The data published today come from more than 15,000 people who were recruited through the National Institute of Health Research vaccine registry, which was launched in July 2020 to support the UK’s efforts to deliver vaccines for COVID-19. Nearly 4,000 people in the study were over the age of 65.
Through the Vaccines Taskforce, the UK has secured early access to 367 million doses of 7 of the most promising vaccines so far. To date, the UK government has invested over £230 million into manufacturing a successful vaccine.
The UK was the first country in the world to procure, authorise and then deploy both the Oxford/AstraZeneca and Pfizer/BioNTech vaccines.
Production of the Oxford University/AstraZeneca vaccine started last autumn where the bulk of the vaccine for the UK is being made in Oxfordshire and Staffordshire, with filling into vials taking place in North Wales.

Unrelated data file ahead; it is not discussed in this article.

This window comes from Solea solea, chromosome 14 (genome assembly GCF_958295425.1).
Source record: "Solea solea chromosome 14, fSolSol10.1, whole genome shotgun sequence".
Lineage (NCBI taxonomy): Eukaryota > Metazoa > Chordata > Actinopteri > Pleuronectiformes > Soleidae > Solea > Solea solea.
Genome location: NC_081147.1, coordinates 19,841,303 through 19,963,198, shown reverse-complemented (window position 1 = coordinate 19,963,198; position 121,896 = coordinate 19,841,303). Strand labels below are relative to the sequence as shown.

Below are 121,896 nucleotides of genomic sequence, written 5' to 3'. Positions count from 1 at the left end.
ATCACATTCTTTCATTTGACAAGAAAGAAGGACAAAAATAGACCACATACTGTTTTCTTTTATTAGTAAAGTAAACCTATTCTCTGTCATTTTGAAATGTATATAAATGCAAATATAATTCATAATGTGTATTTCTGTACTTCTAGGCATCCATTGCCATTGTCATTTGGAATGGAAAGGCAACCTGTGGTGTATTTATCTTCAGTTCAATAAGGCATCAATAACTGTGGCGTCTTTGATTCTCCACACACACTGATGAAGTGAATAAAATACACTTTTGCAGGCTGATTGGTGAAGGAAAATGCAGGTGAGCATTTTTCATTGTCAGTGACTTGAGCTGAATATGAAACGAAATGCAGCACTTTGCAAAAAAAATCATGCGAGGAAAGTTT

In total, more than 7.4 million people across the UK have now had a least one dose of the vaccine.
Notes to editors
- The government’s vaccine supply and scheduled deliveries will fully support our target of offering a first vaccine dose to every person in the top four priority groups by mid-February.
- the members of the Joint Committee on Vaccination and Immunisation (JCVI) are independent experts who advise the UK on prioritisation at a population level for all vaccination and immunisation programmes; they have developed the prioritisation list of patient groups that is guiding the NHS vaccination programme and the committee keeps its advice under review and updates it as appropriate